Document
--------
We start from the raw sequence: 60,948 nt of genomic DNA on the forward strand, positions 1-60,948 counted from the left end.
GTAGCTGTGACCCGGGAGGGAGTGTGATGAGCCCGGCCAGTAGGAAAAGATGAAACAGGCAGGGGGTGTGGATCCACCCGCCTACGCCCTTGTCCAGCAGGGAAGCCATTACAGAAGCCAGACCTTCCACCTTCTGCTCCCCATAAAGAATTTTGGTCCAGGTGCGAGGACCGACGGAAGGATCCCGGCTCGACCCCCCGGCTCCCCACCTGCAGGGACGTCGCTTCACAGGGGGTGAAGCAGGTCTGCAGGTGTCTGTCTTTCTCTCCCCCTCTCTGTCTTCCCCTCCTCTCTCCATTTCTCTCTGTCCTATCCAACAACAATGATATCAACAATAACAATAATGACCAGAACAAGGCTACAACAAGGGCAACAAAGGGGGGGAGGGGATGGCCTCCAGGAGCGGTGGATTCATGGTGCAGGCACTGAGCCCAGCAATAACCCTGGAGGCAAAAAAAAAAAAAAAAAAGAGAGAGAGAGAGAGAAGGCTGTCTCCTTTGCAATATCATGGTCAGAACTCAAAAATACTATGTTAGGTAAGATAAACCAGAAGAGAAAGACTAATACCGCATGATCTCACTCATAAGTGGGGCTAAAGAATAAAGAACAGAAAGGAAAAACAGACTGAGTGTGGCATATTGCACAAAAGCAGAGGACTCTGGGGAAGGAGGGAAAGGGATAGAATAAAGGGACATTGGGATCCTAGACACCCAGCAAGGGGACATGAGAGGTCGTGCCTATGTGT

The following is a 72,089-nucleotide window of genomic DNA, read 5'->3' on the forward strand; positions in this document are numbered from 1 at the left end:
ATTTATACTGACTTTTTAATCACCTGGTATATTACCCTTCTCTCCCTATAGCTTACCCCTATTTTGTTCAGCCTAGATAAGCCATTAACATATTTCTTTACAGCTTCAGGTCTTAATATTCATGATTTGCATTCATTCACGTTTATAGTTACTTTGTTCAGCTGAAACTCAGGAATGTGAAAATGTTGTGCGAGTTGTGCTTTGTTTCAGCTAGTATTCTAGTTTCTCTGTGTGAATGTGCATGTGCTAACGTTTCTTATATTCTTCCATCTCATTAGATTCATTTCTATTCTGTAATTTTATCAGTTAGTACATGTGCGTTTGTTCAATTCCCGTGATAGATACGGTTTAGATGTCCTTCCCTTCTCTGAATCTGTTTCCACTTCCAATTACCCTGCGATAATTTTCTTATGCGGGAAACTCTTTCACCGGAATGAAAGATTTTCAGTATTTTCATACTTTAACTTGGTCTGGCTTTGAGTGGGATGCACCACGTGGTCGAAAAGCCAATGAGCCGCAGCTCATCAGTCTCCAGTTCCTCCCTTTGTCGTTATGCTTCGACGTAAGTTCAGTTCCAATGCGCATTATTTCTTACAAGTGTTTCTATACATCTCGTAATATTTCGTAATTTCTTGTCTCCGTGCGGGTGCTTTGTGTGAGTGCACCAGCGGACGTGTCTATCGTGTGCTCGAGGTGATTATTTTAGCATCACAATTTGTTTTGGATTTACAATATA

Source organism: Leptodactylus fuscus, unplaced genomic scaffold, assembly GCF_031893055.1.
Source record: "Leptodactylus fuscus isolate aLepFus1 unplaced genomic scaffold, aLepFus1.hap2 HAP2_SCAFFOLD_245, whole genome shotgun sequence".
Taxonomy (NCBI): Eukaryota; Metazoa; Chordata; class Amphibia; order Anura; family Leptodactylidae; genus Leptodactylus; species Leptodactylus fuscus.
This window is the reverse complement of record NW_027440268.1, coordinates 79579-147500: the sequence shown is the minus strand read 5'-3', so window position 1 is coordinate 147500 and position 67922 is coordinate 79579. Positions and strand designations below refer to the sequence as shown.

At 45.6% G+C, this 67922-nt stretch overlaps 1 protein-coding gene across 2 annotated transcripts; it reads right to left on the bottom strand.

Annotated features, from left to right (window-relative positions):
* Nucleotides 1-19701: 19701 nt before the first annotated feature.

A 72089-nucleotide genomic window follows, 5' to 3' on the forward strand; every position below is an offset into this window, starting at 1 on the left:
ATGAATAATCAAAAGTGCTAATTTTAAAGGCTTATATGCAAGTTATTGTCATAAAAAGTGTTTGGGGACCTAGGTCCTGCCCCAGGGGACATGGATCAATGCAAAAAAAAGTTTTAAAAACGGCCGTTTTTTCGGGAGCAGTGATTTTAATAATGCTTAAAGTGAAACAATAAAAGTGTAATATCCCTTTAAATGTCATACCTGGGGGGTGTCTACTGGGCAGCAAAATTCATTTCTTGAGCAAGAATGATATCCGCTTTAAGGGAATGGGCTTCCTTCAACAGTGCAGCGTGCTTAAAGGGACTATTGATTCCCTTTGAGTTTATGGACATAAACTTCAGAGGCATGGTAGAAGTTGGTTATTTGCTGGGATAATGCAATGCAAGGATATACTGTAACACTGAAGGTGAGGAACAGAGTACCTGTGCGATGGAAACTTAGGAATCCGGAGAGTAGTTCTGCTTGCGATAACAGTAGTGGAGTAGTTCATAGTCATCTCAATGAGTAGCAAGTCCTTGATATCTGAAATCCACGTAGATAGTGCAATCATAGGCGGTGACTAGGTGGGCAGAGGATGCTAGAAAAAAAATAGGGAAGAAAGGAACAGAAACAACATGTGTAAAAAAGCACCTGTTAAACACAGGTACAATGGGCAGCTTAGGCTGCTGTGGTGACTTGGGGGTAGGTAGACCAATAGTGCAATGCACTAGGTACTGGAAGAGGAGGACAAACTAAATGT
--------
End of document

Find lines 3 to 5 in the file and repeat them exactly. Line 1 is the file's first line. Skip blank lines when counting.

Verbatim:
The following is a 72,089-nucleotide window of genomic DNA, read 5'->3' on the forward strand; positions in this document are numbered from 1 at the left end:
ATTTATACTGACTTTTTAATCACCTGGTATATTACCCTTCTCTCCCTATAGCTTACCCCTATTTTGTTCAGCCTAGATAAGCCATTAACATATTTCTTTACAGCTTCAGGTCTTAATATTCATGATTTGCATTCATTCACGTTTATAGTTACTTTGTTCAGCTGAAACTCAGGAATGTGAAAATGTTGTGCGAGTTGTGCTTTGTTTCAGCTAGTATTCTAGTTTCTCTGTGTGAATGTGCATGTGCTAACGTTTCTTATATTCTTCCATCTCATTAGATTCATTTCTATTCTGTAATTTTATCAGTTAGTACATGTGCGTTTGTTCAATTCCCGTGATAGATACGGTTTAGATGTCCTTCCCTTCTCTGAATCTGTTTCCACTTCCAATTACCCTGCGATAATTTTCTTATGCGGGAAACTCTTTCACCGGAATGAAAGATTTTCAGTATTTTCATACTTTAACTTGGTCTGGCTTTGAGTGGGATGCACCACGTGGTCGAAAAGCCAATGAGCCGCAGCTCATCAGTCTCCAGTTCCTCCCTTTGTCGTTATGCTTCGACGTAAGTTCAGTTCCAATGCGCATTATTTCTTACAAGTGTTTCTATACATCTCGTAATATTTCGTAATTTCTTGTCTCCGTGCGGGTGCTTTGTGTGAGTGCACCAGCGGACGTGTCTATCGTGTGCTCGAGGTGATTATTTTAGCATCACAATTTGTTTTGGATTTACAATATA

Source organism: Leptodactylus fuscus, unplaced genomic scaffold, assembly GCF_031893055.1.